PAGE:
Knee-high to a loosehead: Charlie, Grandad and me
A sad time for Welsh rugby was compounded by the loss this week of Tony ‘Charlie’ Faulkner. Like many of you, I’ve been watching the Slammed series on telly, as a retreat into nostalgia helps to take the sting out of the current trials of following the Wales team.
Charlie was the only member of the 70s side I was lucky enough to see play in person. Famously of uncertain vintage, Charlie was coaching Newport RFC in the early 80s but could still be called upon to pull on a jersey and give a loosehead masterclass should the need arise.
As a rugby-mad 9-yr-old, Saturdays were the focus of my existence. My grandad, Idwal, and I were members at Moseley RFC in Birmingham and would go on the bus to all the home games. The journey held special anticipation if a Welsh side were playing, and our allegiance would switch for the afternoon.
Before the Newport game, an announcement came over the Tannoy that there was a change to the team and a replacement prop would be starting. As a cheer went up around the Reddings, Grandad explained that I would be witnessing a great of the game.
Lesson in life
Grandad had come from Tylorstown to teach at Cockshut Hill Secondary Modern and one of his pupils, John White, had gone on to become coach at Moseley. This meant we had a pass for the players’ lounge after the games and my autograph book filled up with storied players from across England and Wales.
These formative afternoons were when the culture of rugby seeped into me, as much as a love for the game itself. Watching gigantic locks who had spent all afternoon causing each other as much damage as possible share a beer afterwards was a lesson in life.
Mostly, though, I remember how kind the players were to an awestruck kid nervously asking for signatures. Often I’d be asked to hold a pint whilst a player signed my book and be told,
‘Have a sip, then!’
On one occasion Llanelli had lost to Moseley and their pack was sat around a table at the far end of the lounge mulling over the performance. Oblivious to their angst, I approached with my book and was commanded by Phil May, Welsh international and club captain to pull up a chair.
‘Do you play?’ he asked, signing me book and passing it on to his teammates.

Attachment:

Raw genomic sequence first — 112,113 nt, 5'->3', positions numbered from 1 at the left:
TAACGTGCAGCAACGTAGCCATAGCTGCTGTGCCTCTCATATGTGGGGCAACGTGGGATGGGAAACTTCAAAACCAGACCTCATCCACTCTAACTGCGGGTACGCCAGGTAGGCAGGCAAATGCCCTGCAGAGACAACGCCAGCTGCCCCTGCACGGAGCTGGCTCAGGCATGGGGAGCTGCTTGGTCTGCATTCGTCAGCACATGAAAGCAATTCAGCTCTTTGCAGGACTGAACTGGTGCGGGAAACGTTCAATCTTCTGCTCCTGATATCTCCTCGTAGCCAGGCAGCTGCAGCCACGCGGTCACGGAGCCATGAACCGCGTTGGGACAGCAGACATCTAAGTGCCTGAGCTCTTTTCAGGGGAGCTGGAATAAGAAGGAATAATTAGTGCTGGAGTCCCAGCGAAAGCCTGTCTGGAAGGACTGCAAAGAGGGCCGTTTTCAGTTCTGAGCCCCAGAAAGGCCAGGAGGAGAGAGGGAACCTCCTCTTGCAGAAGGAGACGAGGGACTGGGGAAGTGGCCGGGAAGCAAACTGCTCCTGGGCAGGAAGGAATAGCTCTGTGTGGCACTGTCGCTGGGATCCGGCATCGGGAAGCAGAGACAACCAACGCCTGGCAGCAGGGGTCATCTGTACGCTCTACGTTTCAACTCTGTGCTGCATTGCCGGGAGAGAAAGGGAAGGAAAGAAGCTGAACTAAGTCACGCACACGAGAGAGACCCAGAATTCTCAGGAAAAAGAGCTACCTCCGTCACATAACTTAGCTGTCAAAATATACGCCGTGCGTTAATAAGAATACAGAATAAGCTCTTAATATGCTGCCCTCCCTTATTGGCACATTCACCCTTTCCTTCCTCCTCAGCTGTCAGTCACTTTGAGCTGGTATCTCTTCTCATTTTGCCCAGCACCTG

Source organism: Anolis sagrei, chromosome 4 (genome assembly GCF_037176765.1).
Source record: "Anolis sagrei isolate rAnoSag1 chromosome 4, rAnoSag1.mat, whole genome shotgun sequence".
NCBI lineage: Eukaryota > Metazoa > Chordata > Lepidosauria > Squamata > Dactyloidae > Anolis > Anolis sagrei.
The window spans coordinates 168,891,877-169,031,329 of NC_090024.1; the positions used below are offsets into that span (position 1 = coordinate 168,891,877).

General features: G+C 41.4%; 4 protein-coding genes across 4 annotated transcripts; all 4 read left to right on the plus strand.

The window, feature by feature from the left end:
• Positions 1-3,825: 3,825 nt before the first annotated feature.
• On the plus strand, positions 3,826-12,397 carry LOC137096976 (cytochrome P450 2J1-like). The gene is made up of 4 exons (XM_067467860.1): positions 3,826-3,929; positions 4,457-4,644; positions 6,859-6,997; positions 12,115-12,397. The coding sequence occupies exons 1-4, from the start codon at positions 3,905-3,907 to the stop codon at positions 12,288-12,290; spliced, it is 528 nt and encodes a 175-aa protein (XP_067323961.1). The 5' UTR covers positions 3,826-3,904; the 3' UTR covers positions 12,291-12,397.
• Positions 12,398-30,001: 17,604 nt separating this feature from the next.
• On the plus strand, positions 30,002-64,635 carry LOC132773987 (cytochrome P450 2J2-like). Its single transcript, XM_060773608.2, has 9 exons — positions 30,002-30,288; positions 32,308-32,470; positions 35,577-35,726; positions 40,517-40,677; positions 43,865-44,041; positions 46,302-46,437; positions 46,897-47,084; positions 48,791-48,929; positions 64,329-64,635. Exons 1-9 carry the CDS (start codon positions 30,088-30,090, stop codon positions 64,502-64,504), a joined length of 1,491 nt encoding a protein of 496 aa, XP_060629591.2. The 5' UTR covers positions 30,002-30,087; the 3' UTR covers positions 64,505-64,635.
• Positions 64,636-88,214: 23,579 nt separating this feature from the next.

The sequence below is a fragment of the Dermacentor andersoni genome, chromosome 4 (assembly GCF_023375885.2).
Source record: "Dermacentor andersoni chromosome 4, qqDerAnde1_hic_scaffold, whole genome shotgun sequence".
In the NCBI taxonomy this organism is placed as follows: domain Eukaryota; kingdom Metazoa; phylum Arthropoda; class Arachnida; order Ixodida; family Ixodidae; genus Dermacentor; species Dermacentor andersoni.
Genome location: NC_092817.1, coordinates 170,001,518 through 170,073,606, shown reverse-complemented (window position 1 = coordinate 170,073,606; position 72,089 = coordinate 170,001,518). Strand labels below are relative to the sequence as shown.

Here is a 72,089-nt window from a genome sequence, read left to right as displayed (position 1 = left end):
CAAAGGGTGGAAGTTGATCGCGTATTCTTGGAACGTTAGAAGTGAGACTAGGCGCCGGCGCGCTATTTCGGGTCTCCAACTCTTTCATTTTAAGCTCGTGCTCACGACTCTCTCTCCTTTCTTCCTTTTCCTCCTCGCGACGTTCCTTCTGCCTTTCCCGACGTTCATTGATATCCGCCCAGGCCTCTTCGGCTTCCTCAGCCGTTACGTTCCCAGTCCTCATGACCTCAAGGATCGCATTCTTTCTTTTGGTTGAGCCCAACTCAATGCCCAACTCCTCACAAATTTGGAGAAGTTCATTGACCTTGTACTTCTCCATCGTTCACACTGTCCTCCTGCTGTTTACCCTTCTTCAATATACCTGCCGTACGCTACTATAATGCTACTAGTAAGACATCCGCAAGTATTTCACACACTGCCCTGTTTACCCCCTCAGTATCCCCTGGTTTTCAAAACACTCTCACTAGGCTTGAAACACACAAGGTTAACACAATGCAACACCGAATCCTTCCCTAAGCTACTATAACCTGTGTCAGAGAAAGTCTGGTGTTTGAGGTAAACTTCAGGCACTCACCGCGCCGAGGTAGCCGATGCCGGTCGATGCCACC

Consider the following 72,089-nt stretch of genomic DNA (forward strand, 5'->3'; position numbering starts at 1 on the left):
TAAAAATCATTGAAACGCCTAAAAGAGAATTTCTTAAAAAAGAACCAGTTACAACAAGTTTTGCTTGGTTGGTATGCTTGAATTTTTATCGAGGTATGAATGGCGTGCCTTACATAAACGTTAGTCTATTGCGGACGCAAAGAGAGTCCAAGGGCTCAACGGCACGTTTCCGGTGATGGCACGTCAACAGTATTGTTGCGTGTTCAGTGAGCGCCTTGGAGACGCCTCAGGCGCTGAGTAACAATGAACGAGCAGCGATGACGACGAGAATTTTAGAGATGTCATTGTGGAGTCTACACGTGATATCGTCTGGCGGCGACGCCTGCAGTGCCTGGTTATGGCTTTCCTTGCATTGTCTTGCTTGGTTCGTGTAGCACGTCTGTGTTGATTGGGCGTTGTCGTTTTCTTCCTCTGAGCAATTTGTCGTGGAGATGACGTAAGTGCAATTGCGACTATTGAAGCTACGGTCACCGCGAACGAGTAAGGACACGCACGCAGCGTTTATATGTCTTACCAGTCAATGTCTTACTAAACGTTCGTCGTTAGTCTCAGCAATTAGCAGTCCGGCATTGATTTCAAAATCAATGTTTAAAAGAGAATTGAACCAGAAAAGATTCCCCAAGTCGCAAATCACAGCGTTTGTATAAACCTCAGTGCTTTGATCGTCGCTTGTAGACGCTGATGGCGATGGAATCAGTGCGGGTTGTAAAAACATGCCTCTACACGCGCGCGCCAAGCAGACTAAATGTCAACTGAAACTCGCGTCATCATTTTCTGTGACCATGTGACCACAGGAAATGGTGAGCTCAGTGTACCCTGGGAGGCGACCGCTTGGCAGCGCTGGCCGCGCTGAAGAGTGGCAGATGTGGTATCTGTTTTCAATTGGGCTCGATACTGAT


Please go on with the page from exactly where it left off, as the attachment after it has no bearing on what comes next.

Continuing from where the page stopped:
‘Yes, Mr. May.’
‘Really, what position?’
‘Number 8, Mr. May.’
Shooting an accusatory glance at his defeated back row, the Stradey legend gave me a story to tell for life.
‘What are you doing next Saturday?’
After the Newport game, grandad was in high spirits. Whilst I was under instructions to reply ‘three pints’ to any enquiries from Grandma as to his consumption, this was very much an estimate rather than a measurement.
As the evening wore on his schoolmasterly bearing would slip and he’d regale his pals with tales of astonishing misbehaviour in North Africa during WW2. I’d go unnoticed, far below eye level, and taking care not to remind him I was there lest he moderated the storylines.
That evening, though, he was keen to show me something. Fishing a silver box out from his pocket he opened it to show me his angina pills.
‘What colour are these, Ben?’ he asked.
‘No, they’re pink!’
Turning to his pal Horace, he asked again.
‘What colour are these, H?’
‘See, told you they were pink.’
‘They aren’t, Grandad, they’re yellow!’
He proceeded to show the pill box to nearly every player in the room and all of them confirmed that the tiny yellow pills were, in fact, pink.
There must be something wrong with me, I thought. Perhaps my eyes have gone, or I’m going mad!
Eventually, he tapped a thickset man on the shoulder.
‘Charlie, what colour are these pills?’
This was the moment of truth. The final arbiter would be the man Grandad had told me was the finest loosehead prop in the world; a British Lion and member of the greatest front row ever to play the game.
But then I rumbled it. Positioned between me and the garlanded scrummager, Grandad was frantically mouthing ‘pink’ at him.
‘They’re pink, they are, ‘ he replied.
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